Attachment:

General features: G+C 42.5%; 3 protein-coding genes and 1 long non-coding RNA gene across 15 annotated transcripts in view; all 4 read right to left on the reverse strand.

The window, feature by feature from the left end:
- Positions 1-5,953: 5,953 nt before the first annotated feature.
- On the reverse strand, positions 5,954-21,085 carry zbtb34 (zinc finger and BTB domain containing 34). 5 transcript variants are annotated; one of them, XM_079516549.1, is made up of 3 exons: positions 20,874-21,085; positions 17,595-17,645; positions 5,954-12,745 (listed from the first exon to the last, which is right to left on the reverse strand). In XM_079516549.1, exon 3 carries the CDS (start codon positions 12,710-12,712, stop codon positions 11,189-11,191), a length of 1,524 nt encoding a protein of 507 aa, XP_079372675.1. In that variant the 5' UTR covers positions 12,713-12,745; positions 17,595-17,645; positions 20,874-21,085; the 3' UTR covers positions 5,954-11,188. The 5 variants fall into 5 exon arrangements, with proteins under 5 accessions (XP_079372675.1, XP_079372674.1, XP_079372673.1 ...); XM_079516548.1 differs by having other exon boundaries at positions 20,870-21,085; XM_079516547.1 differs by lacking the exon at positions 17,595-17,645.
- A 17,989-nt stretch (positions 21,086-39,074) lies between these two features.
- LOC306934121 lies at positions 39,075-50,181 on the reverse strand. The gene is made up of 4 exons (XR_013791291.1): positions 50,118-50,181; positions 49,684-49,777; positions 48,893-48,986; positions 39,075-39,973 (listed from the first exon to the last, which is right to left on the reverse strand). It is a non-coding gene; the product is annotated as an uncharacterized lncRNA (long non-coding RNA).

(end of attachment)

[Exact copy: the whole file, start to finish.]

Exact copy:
General features: G+C 42.5%; 3 protein-coding genes and 1 long non-coding RNA gene across 15 annotated transcripts in view; all 4 read right to left on the reverse strand.

The window, feature by feature from the left end:
- Positions 1-5,953: 5,953 nt before the first annotated feature.
- On the reverse strand, positions 5,954-21,085 carry zbtb34 (zinc finger and BTB domain containing 34). 5 transcript variants are annotated; one of them, XM_079516549.1, is made up of 3 exons: positions 20,874-21,085; positions 17,595-17,645; positions 5,954-12,745 (listed from the first exon to the last, which is right to left on the reverse strand). In XM_079516549.1, exon 3 carries the CDS (start codon positions 12,710-12,712, stop codon positions 11,189-11,191), a length of 1,524 nt encoding a protein of 507 aa, XP_079372675.1. In that variant the 5' UTR covers positions 12,713-12,745; positions 17,595-17,645; positions 20,874-21,085; the 3' UTR covers positions 5,954-11,188. The 5 variants fall into 5 exon arrangements, with proteins under 5 accessions (XP_079372675.1, XP_079372674.1, XP_079372673.1 ...); XM_079516548.1 differs by having other exon boundaries at positions 20,870-21,085; XM_079516547.1 differs by lacking the exon at positions 17,595-17,645.
- A 17,989-nt stretch (positions 21,086-39,074) lies between these two features.
- LOC306934121 lies at positions 39,075-50,181 on the reverse strand. The gene is made up of 4 exons (XR_013791291.1): positions 50,118-50,181; positions 49,684-49,777; positions 48,893-48,986; positions 39,075-39,973 (listed from the first exon to the last, which is right to left on the reverse strand). It is a non-coding gene; the product is annotated as an uncharacterized lncRNA (long non-coding RNA).